By David Nelson, CFA CMT
With the exception of China most global markets put in a strong week and now the S&P 500 finds itself right up against resistance and a chance to break into the RED ZONE. With the goal line just 5% higher a little good news on the virus or earnings could set up a challenge to the all-time high from February 9th.
The disconnect between the market and the real economy is ignored by the index headline level and instead plays out in sector and market cap rotation. Underneath the surface is a ferocious battle between cyclical and secular growth.
iShares Growth (IVW) vs iShares Value (IVE) – Relative Performance
The large cap secular growth outperformance has been trending all year in the face of the pandemic with last week being a rare exception. It will be interesting to see if Thursday’s NFLX miss was a harbinger of things to come or an outlier for the popular FANG trade. (FB, AAPL, NFLX, GOOGL, MSFT)
Meanwhile, other asset classes are responding to the slowdown in state by state attempts to reopen their economies. For the moment estimates for Q3 GDP growth of 18% seem to be holding but will change quickly if states retrench.
U.S. Yield Curve
Across the yield curve rates are lower in the last month and highlights the ongoing disconnect.
If I were an economics professor, I would give last week’s economic data a solid B. A highlight for the week was the NAHB Housing number coming in well above expectations at 72. With mortgage rates breaching below 3% a 30-year fixed mortgage looks like a no brainer for those looking to buy.
Retail Sales were also above expectations coming in at +7.5%. The better than expected NY State Empire Index and Philly Fed numbers of 17.2 and 24.1 respectively round out the positives for last week.
On the liability side of the balance sheet Consumer Sentiment at 73.2 missed the 80 estimate hostage to deteriorating headlines focused on the daily infection rate. There is significant debate over how the virus numbers are presented and will be a central point in upcoming Presidential debates.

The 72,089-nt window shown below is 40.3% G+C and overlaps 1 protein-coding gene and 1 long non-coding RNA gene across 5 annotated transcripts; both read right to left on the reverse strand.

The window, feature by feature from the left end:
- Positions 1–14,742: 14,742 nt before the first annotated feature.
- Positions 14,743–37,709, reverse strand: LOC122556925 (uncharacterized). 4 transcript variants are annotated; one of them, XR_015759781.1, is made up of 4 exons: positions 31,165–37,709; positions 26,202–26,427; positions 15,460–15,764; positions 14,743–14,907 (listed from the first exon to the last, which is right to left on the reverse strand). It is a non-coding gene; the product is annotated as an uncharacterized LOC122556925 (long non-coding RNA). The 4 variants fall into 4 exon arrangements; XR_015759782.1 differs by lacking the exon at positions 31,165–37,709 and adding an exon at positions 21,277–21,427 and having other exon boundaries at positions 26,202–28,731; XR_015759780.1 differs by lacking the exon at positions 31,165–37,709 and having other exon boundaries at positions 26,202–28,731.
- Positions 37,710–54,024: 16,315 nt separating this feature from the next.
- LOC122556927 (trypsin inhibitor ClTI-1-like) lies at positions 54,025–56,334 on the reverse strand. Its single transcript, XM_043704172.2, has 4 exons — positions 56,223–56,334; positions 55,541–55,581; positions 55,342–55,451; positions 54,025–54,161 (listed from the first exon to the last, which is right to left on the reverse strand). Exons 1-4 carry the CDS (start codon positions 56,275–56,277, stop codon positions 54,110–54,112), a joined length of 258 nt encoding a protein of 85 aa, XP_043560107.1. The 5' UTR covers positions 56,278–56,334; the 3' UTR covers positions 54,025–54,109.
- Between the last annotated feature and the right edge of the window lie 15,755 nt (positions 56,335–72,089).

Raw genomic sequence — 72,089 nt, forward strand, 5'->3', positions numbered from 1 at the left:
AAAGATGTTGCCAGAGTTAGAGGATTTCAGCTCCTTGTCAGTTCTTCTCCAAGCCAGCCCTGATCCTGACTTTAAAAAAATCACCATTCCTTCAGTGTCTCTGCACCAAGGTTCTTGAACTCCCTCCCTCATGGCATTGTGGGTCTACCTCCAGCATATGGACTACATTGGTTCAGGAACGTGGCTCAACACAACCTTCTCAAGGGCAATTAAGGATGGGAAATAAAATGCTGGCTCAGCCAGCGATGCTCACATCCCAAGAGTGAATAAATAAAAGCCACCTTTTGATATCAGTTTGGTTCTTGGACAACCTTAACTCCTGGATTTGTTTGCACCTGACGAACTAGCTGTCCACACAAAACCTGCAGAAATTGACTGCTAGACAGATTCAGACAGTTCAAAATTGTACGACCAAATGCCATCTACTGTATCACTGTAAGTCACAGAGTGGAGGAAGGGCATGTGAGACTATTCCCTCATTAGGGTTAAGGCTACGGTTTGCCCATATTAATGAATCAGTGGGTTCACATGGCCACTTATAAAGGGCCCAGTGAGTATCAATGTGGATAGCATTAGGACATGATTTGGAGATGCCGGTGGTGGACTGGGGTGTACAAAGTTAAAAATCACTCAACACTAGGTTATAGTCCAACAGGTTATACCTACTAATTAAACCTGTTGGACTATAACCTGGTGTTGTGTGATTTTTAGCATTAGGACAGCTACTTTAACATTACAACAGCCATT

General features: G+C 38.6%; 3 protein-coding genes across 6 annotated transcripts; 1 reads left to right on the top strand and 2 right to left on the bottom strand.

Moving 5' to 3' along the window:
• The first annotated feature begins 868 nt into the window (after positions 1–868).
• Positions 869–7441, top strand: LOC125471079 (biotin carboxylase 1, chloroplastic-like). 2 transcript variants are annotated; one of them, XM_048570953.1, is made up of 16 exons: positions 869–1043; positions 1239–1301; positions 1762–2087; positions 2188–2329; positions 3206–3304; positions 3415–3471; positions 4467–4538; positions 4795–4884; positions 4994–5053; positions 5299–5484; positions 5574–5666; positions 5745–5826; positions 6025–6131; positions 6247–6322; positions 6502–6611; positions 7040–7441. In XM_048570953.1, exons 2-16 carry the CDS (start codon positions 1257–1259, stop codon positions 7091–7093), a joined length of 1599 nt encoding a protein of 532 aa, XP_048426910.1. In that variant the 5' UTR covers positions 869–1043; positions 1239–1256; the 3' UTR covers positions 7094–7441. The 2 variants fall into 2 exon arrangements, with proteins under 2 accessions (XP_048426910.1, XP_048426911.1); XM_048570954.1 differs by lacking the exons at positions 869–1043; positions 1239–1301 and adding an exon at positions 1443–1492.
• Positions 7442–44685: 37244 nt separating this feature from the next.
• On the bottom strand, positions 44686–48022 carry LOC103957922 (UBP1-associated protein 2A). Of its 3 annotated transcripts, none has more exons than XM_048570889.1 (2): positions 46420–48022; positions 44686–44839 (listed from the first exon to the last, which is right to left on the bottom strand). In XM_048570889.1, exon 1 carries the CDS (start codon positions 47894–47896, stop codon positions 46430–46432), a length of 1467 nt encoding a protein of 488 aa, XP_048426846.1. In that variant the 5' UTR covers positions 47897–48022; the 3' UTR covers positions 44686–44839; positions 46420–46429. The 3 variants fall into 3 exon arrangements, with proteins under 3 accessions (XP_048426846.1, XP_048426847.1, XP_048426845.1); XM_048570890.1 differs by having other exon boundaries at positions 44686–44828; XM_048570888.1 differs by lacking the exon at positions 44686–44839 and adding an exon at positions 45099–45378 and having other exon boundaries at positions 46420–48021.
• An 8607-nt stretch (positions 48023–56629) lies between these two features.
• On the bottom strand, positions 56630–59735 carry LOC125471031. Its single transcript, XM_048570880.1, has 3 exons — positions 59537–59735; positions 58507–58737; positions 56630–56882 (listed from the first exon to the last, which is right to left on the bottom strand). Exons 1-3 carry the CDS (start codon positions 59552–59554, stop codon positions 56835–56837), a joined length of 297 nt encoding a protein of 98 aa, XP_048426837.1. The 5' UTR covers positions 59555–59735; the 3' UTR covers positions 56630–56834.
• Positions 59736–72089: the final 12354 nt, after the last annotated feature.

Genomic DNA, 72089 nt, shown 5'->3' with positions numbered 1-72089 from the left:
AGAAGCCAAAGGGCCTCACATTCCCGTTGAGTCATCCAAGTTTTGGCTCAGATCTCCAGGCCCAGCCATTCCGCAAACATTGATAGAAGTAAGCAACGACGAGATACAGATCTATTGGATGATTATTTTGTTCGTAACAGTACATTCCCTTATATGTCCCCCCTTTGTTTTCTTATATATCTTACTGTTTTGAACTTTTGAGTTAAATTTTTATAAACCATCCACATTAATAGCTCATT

We are at the start of earnings season but again I think the focus will be on guidance and less the headline report itself. Even for NFLX it was the Q3 guide on subscriber growth that punished the stock on Friday.
The coming week is light on economic data but a big one for earnings and will likely set the stage for the remainder of the month.
This just out
It’s hard to sift through all the noise on the virus. Every media outlet seems to cherry pick the data to fit their narrative. There is some encouraging research released by Pantheon Macroeconomics this morning. Ian Shepardson Chief Economist for the firm has put out a report suggesting the delta of the curve for daily infection rates is falling.
The slowdown in case growth is not a function of reduced testing.
The number of tests has risen by 14.3% over the past week,
and the share of positive tests has dipped to 8.5% from 9.0%.
That’s still too high, but it is headed in the right direction.
Outside of Florida the hospitalization figures are encouraging as well. All of this is just hitting now so a lot of work to validate the data.
*At the time of this article some funds managed by David were long AAPL, MSFT, AMZN, GOOGL and NFLX